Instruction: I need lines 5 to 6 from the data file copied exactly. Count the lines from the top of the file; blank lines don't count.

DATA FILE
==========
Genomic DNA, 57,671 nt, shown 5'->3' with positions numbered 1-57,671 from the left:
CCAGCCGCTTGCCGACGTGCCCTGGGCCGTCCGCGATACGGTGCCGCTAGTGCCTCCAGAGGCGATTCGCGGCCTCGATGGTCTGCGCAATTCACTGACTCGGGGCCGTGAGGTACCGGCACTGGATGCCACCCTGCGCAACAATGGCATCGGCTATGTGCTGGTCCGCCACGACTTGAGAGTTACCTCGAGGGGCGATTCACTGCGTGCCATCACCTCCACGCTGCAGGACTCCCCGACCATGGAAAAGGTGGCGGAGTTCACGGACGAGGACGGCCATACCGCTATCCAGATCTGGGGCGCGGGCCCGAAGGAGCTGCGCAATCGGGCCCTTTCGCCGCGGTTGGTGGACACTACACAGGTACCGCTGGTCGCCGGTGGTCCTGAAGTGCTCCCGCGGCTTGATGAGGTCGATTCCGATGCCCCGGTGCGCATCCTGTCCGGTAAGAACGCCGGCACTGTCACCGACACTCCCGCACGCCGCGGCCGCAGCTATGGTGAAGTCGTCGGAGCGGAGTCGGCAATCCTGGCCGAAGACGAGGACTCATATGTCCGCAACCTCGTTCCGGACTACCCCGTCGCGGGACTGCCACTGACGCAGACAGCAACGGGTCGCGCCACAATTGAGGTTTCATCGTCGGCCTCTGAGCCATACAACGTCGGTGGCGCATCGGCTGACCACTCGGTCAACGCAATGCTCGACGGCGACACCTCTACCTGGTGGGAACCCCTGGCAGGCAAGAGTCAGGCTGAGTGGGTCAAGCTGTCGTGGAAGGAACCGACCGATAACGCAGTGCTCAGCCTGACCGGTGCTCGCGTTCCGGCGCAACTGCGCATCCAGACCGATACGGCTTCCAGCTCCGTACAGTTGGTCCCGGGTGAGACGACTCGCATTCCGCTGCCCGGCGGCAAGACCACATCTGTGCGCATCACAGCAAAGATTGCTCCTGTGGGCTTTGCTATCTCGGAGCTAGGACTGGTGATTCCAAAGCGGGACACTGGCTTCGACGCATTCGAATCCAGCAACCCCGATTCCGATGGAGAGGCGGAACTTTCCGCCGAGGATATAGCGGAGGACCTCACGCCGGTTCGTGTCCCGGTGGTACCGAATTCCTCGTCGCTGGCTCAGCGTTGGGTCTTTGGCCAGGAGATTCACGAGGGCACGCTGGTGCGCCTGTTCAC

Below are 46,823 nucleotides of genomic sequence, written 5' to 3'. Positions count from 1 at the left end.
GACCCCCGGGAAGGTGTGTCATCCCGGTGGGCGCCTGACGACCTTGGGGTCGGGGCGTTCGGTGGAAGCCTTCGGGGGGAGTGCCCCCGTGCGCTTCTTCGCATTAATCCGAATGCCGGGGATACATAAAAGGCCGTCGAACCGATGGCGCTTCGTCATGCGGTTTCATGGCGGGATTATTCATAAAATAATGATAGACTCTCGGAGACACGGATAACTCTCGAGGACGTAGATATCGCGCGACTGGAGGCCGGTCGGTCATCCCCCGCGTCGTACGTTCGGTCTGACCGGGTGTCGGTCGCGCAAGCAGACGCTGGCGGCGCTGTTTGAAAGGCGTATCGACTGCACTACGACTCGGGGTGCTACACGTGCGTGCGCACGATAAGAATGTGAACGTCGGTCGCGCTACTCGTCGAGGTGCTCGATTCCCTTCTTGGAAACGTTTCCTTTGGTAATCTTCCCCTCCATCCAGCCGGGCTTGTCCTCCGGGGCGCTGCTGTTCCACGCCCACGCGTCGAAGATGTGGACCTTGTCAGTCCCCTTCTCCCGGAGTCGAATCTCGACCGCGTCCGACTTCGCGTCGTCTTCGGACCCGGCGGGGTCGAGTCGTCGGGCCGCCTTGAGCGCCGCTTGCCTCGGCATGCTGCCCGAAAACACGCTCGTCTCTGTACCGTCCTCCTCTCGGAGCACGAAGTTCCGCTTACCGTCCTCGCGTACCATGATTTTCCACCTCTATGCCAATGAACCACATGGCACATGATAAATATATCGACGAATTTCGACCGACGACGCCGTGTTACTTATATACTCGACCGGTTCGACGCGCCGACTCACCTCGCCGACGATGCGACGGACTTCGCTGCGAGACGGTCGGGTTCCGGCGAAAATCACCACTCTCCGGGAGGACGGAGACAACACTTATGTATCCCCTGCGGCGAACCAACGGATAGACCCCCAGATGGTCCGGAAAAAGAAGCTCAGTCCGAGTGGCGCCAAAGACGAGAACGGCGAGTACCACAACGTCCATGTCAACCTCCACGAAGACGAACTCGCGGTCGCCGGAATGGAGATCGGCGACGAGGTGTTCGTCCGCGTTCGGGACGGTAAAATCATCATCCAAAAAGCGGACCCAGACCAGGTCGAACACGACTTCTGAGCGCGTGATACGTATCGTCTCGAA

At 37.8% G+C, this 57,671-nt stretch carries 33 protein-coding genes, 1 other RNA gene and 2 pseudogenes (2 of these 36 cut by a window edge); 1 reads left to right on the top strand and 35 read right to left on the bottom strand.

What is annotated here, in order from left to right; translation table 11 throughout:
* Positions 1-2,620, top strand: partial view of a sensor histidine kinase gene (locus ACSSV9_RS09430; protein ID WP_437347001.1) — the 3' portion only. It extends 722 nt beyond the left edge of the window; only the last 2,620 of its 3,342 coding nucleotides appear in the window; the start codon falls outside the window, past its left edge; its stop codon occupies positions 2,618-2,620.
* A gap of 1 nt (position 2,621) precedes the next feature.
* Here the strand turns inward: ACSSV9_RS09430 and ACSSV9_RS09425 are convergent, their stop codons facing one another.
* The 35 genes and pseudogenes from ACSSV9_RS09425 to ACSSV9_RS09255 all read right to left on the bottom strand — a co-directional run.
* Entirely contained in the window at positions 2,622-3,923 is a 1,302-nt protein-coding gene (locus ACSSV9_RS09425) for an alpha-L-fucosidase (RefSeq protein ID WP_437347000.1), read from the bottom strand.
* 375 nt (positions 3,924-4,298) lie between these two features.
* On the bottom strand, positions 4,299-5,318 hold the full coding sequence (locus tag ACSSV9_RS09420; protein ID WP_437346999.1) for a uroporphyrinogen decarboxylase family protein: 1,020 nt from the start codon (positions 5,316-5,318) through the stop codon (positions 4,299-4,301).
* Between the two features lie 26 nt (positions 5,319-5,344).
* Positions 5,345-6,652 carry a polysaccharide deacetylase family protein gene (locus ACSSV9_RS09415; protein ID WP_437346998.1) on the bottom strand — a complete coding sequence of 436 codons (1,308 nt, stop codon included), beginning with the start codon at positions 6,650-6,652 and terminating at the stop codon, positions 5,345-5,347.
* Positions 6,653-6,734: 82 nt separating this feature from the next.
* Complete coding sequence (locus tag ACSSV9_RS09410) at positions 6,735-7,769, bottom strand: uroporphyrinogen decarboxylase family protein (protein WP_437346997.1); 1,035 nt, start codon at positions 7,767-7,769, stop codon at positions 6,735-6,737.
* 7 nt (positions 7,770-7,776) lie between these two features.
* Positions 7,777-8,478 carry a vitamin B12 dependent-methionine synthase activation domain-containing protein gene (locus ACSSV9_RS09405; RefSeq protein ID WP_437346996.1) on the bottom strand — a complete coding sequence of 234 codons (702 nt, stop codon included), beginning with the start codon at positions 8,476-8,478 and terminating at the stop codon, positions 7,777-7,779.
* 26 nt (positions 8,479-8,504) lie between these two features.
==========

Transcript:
At 37.8% G+C, this 57,671-nt stretch carries 33 protein-coding genes, 1 other RNA gene and 2 pseudogenes (2 of these 36 cut by a window edge); 1 reads left to right on the top strand and 35 read right to left on the bottom strand.

What is annotated here, in order from left to right; translation table 11 throughout: